When you have a guy who can but doesn’t spend money on ‘status symbols’, it’s refreshing and admirable, and I love that I can include another NFLer on this list alongside the rags-to-riches billionaires.
8. Charlie Ergen
Ergen is the former chairman of the board and co-founder of Dish Network. You may not know his name, but my goodness you should know his habits. He’s a billionaire with a networth of $14.5 billion, who still packs his lunch with a sandwich and Gatorade, and until recently he shared hotel rooms with colleagues during travel.
He’s an incredibly bare-bones guy, far more frugal than even you or I and he clearly doesn’t have to be. So, why?
“My mom grew up in the Depression. I don’t have a mahogany desk.”
When a guy worth billions doesn’t care about something that I genuinely think is nice and awesome and would love to have, it’s a punch to the gut. Reading about guys like Ergen I can see the changes I have to make in my own mindset. (Read This: How to Spend Your Money Like a Winner)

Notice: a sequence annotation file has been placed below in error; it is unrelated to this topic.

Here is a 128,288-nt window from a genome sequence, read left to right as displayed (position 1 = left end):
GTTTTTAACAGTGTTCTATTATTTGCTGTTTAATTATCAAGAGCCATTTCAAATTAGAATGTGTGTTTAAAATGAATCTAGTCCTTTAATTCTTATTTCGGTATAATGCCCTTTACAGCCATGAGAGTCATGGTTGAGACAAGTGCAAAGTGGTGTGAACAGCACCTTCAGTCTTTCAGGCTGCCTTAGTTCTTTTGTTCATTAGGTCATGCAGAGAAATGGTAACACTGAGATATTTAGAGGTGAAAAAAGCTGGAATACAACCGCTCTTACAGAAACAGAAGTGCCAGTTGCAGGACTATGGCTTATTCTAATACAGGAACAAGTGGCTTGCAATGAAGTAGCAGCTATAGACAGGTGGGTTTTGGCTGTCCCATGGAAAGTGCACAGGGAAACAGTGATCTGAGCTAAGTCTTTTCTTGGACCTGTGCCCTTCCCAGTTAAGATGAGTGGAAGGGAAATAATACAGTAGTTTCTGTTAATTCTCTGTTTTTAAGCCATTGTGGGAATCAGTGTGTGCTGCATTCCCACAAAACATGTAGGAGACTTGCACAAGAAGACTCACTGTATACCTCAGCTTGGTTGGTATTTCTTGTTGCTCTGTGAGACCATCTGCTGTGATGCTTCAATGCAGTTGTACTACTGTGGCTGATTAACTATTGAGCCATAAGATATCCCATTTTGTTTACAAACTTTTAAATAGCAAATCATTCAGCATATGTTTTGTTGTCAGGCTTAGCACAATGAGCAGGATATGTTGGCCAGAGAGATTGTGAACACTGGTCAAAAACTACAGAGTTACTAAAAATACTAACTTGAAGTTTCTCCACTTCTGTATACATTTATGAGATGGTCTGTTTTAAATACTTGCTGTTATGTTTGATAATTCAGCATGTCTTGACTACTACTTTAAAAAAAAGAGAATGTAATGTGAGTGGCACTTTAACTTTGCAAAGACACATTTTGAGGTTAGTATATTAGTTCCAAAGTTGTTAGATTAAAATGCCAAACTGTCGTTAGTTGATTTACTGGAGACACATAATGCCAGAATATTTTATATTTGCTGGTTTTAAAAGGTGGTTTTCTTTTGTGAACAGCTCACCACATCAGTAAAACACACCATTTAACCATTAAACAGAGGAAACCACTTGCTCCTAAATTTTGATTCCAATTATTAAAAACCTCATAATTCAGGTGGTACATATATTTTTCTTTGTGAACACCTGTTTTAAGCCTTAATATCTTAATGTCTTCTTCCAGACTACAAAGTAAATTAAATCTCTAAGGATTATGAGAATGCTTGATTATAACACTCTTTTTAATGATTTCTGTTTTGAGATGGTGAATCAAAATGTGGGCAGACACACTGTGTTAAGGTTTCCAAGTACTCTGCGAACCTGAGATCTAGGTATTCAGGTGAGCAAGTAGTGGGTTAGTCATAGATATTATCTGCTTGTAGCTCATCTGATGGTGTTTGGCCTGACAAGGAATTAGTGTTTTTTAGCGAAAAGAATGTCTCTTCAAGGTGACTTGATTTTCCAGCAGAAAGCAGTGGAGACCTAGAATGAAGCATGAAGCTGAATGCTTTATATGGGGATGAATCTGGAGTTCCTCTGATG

9. Ingvar Kamprad
On a recent flight to South Africa, I took advantage of an 80% reduced business class ticket. It was awesome, a luxury that I could technically afford, but did I need it?
Kamprad, the founder of IKEA, whose net with is $39.3 BILLION, flies economy. He eats in IKEA’s cafeteria. He drives an old Volvo and even rides the bus. When he moved back to Sweden after spending 40 tax-saving years in Switzerland, he returned to his modest one-story ranch home.